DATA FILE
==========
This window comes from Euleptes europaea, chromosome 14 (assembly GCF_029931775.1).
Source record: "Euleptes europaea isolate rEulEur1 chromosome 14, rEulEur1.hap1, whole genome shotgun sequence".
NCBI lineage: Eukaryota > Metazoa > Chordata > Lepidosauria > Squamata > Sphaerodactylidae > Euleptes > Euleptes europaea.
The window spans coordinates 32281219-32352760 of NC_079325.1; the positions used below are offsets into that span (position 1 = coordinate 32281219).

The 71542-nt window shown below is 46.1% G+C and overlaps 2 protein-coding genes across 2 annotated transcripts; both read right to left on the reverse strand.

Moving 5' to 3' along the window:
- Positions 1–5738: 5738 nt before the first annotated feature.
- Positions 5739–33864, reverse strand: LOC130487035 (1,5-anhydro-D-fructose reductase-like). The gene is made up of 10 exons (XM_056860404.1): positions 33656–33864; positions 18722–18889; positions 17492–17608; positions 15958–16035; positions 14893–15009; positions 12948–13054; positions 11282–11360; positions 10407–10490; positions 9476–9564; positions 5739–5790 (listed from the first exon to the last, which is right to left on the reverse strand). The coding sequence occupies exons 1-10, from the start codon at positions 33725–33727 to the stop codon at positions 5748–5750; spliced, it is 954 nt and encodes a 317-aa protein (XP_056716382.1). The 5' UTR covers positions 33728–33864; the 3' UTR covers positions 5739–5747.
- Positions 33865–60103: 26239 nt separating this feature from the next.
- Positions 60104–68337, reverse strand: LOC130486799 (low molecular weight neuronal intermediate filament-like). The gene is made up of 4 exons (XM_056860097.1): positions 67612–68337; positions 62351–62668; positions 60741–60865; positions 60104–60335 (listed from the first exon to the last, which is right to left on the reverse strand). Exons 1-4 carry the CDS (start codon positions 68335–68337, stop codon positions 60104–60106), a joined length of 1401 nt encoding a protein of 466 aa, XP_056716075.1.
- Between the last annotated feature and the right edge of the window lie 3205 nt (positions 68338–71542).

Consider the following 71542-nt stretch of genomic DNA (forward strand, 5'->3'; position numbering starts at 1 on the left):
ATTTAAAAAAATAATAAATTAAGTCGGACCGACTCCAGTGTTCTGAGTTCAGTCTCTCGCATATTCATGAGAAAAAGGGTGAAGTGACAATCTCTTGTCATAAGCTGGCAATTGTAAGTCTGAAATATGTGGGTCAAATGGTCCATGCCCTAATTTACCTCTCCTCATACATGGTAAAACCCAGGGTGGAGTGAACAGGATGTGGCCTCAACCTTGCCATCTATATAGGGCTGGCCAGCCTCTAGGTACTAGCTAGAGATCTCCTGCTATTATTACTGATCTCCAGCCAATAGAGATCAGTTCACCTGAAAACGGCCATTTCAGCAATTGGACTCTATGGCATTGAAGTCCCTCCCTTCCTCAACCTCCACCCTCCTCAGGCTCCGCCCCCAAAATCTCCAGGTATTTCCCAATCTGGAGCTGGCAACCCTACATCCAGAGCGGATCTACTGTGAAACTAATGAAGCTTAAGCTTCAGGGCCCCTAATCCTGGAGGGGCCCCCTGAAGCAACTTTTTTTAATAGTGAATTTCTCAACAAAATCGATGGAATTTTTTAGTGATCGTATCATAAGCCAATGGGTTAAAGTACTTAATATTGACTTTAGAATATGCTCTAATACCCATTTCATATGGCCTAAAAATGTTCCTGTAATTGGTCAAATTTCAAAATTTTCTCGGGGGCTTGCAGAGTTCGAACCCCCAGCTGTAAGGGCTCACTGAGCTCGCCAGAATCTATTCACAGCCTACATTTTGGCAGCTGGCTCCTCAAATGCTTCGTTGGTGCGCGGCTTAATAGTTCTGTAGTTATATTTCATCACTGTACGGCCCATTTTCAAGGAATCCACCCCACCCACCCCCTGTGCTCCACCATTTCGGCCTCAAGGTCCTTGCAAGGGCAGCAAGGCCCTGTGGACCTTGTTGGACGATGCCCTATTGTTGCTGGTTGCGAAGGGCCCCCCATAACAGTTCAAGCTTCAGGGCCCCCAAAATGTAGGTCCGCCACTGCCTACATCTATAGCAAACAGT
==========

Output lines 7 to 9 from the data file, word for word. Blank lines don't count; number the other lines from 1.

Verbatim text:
- Positions 1–5738: 5738 nt before the first annotated feature.
- Positions 5739–33864, reverse strand: LOC130487035 (1,5-anhydro-D-fructose reductase-like). The gene is made up of 10 exons (XM_056860404.1): positions 33656–33864; positions 18722–18889; positions 17492–17608; positions 15958–16035; positions 14893–15009; positions 12948–13054; positions 11282–11360; positions 10407–10490; positions 9476–9564; positions 5739–5790 (listed from the first exon to the last, which is right to left on the reverse strand). The coding sequence occupies exons 1-10, from the start codon at positions 33725–33727 to the stop codon at positions 5748–5750; spliced, it is 954 nt and encodes a 317-aa protein (XP_056716382.1). The 5' UTR covers positions 33728–33864; the 3' UTR covers positions 5739–5747.
- Positions 33865–60103: 26239 nt separating this feature from the next.